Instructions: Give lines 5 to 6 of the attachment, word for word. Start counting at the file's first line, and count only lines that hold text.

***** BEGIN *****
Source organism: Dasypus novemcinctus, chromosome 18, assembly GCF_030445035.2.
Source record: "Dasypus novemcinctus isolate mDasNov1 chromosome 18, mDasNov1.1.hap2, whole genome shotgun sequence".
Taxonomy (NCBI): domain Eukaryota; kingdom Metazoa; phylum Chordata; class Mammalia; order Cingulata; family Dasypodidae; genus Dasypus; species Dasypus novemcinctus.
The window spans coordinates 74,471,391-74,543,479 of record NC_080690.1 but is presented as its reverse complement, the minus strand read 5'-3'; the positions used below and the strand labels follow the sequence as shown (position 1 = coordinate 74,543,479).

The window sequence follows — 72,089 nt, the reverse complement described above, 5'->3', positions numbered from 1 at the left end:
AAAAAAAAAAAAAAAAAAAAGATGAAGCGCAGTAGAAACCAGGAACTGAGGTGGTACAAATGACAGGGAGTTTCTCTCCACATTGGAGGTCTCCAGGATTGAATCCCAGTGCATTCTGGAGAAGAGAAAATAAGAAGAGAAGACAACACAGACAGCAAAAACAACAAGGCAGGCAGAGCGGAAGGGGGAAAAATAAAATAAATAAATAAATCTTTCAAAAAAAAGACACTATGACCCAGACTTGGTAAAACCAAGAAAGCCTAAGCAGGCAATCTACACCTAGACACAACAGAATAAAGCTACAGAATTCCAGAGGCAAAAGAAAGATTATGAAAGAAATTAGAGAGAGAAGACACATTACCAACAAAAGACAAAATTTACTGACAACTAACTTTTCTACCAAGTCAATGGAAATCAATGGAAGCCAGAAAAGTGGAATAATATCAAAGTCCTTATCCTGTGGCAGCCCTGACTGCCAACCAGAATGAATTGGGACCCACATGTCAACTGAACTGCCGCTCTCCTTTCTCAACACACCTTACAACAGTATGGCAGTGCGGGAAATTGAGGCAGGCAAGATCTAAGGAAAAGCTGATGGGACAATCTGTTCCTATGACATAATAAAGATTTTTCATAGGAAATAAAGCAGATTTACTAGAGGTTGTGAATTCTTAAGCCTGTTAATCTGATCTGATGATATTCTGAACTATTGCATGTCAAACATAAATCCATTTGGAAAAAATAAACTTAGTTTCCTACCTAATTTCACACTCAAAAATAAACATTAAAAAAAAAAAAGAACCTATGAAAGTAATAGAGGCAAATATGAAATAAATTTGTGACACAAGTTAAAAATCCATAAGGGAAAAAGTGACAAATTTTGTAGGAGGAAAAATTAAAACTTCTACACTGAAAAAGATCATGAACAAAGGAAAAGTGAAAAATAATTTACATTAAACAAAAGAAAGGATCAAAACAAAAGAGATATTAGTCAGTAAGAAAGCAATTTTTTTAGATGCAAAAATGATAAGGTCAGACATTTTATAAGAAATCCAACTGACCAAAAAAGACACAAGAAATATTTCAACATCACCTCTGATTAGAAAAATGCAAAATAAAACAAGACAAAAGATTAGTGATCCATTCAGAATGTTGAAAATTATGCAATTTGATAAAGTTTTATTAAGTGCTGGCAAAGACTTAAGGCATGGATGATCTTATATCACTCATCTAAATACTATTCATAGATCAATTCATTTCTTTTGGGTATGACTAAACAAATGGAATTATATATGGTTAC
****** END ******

The window sequence follows — 72,089 nt, the reverse complement described above, 5'->3', positions numbered from 1 at the left end:
AAAAAAAAAAAAAAAAAAAAGATGAAGCGCAGTAGAAACCAGGAACTGAGGTGGTACAAATGACAGGGAGTTTCTCTCCACATTGGAGGTCTCCAGGATTGAATCCCAGTGCATTCTGGAGAAGAGAAAATAAGAAGAGAAGACAACACAGACAGCAAAAACAACAAGGCAGGCAGAGCGGAAGGGGGAAAAATAAAATAAATAAATAAATCTTTCAAAAAAAAGACACTATGACCCAGACTTGGTAAAACCAAGAAAGCCTAAGCAGGCAATCTACACCTAGACACAACAGAATAAAGCTACAGAATTCCAGAGGCAAAAGAAAGATTATGAAAGAAATTAGAGAGAGAAGACACATTACCAACAAAAGACAAAATTTACTGACAACTAACTTTTCTACCAAGTCAATGGAAATCAATGGAAGCCAGAAAAGTGGAATAATATCAAAGTCCTTATCCTGTGGCAGCCCTGACTGCCAACCAGAATGAATTGGGACCCACATGTCAACTGAACTGCCGCTCTCCTTTCTCAACACACCTTACAACAGTATGGCAGTGCGGGAAATTGAGGCAGGCAAGATCTAAGGAAAAGCTGATGGGACAATCTGTTCCTATGACATAATAAAGATTTTTCATAGGAAATAAAGCAGATTTACTAGAGGTTGTGAATTCTTAAGCCTGTTAATCTGATCTGATGATATTCTGAACTATTGCATGTCAAACATAAATCCATTTGGAAAAAATAAACTTAGTTTCCTACCTAATTTCACACTCAAAAATAAACATTAAAAAAAAAAAAGAACCTATGAAAGTAATAGAGGCAAATATGAAATAAATTTGTGACACAAGTTAAAAATCCATAAGGGAAAAAGTGACAAATTTTGTAGGAGGAAAAATTAAAACTTCTACACTGAAAAAGATCATGAACAAAGGAAAAGTGAAAAATAATTTACATTAAACAAAAGAAAGGATCAAAACAAAAGAGATATTAGTCAGTAAGAAAGCAATTTTTTTAGATGCAAAAATGATAAGGTCAGACATTTTATAAGAAATCCAACTGACCAAAAAAGACACAAGAAATATTTCAACATCACCTCTGATTAGAAAAATGCAAAATAAAACAAGACAAAAGATTAGTGATCCATTCAGAATGTTGAAAATTATGCAATTTGATAAAGTTTTATTAAGTGCTGGCAAAGACTTAAGGCATGGATGATCTTATATCACTCATCTAAATACTATTCATAGATCAATTCATTTCTTTTGGGTATGACTAAACAAATGGAATTATATATGGTTAC